Unification News For March 1996


Celebrating True Parent's Birthday in Brazil

by Dr. Tyler O. Hendricks-NYC

Flying in from New York across the equator, we made a smooth arrival at the Sao Paulo airport into temperatures of 20 degrees Celsus. The countryside was green and verdant, and the traffic not so crowded for a great metropolis. The Brazilian family was there with transportation into the city. Soon we arrived at the beautiful Brazil headquarters building. It is a large six story white building, a nice looking structure with a driveway approaching a glass enclosed lobby. We passed through glass doors onto a polished wood floor and registered and received our name tags in the lobby. The lobby was entirely polished wood. To one side was a pond with a small waterfall and numerous colorful carp. In the middle of the lobby the wood hid the doors of two elevators, one of which took us up to our rooms on the fifth floor.

After settling into my room, shared with Nigerian leader Jim Rigney, Thailand leader Dr. Lek Thaveetermsakul, and Taiwan leader Rev. Chaun- Fong Chang, I went to greet our True Parents. They were in the midst of a casual gathering with several of their children and church leaders from Korea, America and South America. Some gifts had been brought from overseas and the conversation was light as we shared the excitement of opening the gifts. Soon a delegation of leaders from Japan arrived and greeted True Parents. Lunch was shared, the itinerary for the next few days set, and we all settled down to watch the video tape of the recent victory of the Il Hwa Soccer Team over the Brazilian Santos team. Reverend Moon watched avidly, as we cheered every goal and groaned at every near-miss with equal enthusiasm.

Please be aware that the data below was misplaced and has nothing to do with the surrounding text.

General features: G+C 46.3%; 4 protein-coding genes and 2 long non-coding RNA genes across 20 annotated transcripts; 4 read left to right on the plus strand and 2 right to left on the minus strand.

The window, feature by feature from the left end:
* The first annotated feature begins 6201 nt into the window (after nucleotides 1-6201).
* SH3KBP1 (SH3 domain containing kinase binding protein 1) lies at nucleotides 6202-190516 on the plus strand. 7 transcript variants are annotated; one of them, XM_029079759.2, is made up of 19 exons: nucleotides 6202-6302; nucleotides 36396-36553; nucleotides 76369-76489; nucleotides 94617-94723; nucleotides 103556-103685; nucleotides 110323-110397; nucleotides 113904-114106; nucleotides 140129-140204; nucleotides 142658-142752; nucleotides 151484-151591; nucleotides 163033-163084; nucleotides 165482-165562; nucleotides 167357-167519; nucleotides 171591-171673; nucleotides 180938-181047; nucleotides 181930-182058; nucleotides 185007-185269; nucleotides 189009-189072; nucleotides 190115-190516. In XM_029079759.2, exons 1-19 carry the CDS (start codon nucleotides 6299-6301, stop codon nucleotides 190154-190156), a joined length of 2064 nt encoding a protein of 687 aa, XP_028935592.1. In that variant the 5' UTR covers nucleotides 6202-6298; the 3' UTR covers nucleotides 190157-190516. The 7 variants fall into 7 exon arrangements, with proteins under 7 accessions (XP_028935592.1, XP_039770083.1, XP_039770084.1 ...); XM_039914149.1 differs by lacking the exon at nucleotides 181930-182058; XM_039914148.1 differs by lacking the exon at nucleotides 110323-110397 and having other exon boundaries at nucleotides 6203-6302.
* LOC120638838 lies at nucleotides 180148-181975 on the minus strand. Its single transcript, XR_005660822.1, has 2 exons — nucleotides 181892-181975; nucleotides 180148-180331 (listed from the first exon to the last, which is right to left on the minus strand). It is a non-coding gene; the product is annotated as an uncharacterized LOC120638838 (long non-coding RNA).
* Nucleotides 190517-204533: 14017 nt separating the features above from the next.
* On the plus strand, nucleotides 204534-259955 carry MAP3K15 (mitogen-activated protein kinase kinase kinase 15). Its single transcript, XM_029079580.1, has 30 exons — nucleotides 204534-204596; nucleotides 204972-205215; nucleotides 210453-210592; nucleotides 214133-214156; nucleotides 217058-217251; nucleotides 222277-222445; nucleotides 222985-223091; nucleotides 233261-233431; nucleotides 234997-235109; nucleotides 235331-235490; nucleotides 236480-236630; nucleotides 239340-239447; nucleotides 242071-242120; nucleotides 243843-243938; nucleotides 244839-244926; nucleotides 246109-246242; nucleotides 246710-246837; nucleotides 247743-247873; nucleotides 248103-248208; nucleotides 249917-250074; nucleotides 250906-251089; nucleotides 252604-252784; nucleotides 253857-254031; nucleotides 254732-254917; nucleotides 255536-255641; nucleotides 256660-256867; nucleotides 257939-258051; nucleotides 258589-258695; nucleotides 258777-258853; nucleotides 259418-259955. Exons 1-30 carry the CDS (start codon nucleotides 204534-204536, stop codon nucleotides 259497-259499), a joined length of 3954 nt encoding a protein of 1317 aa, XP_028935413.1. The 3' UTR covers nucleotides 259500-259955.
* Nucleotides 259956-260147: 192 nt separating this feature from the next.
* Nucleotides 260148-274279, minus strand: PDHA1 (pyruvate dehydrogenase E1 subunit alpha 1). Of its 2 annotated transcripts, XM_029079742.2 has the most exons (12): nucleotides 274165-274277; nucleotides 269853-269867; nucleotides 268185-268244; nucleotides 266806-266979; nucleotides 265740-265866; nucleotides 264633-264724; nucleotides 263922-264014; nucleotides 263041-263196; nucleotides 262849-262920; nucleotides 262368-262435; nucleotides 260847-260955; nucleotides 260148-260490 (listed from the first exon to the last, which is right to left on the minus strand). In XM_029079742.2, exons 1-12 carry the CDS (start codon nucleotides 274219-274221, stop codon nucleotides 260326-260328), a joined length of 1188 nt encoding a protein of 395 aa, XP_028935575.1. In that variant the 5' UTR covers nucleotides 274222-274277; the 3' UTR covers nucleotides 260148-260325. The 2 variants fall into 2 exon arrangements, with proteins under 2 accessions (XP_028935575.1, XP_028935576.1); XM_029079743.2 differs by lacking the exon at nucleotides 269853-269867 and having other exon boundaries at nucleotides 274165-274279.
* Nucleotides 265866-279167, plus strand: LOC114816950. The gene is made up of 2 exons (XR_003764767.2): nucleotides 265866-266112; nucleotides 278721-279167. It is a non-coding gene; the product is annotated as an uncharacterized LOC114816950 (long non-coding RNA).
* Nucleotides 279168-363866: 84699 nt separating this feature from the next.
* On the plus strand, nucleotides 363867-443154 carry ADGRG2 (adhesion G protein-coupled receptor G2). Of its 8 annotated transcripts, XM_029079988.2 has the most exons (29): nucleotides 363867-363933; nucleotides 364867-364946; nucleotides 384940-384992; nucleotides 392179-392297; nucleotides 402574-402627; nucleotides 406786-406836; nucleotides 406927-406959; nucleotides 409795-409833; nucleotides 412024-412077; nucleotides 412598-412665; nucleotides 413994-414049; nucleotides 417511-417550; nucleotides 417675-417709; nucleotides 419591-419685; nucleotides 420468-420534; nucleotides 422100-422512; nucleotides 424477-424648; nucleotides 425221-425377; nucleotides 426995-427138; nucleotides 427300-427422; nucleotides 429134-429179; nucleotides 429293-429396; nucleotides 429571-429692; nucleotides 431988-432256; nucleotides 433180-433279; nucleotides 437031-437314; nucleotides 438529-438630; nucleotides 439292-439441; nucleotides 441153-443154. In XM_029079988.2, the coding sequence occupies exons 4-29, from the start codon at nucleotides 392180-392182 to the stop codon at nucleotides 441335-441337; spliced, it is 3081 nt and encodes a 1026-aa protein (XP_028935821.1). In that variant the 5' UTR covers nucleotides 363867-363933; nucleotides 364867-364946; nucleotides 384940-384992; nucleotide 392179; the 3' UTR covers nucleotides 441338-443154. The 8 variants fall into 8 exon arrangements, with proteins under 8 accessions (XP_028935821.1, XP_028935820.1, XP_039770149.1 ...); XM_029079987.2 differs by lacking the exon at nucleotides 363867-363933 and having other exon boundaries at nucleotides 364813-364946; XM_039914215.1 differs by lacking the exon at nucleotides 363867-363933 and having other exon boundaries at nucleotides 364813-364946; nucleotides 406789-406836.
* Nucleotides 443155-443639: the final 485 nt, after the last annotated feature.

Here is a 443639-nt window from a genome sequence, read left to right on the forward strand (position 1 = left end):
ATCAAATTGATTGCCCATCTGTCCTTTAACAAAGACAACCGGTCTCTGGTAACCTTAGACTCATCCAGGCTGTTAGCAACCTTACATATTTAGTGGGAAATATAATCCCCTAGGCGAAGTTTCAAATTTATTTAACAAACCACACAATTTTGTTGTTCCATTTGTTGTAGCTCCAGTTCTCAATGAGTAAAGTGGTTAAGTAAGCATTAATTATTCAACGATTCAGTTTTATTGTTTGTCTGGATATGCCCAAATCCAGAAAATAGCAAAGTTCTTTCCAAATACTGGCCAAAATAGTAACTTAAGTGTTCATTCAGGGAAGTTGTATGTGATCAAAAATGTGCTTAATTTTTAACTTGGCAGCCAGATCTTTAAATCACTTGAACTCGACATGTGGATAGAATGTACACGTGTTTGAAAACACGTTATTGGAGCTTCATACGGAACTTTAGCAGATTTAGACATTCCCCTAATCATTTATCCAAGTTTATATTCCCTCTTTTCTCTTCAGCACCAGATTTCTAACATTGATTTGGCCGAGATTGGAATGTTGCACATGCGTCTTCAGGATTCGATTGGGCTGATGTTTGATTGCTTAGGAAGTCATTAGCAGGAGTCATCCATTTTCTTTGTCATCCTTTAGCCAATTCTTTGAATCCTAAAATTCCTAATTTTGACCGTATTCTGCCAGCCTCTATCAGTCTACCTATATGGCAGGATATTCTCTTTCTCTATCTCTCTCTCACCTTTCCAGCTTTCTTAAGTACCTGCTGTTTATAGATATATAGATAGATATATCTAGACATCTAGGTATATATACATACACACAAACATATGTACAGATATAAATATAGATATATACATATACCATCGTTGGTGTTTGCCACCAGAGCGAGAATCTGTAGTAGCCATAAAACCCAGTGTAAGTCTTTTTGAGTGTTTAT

The conclusion of the video showed Reverend and Mrs. Moon's visit to the office of the owner of the Santos team. It was an friendly affair, featuring the exchange of team caps (at which point Rev. Moon embraced an kissed the Santos owner on the cheek!). At the close of the meeting, Rev. Moon again embraced the owner and did his trademark lifting him up. Not missing a beat, the owner in turn lifted up R Moon, to everyone's delight, no one surpassing Reverend Moon's delight.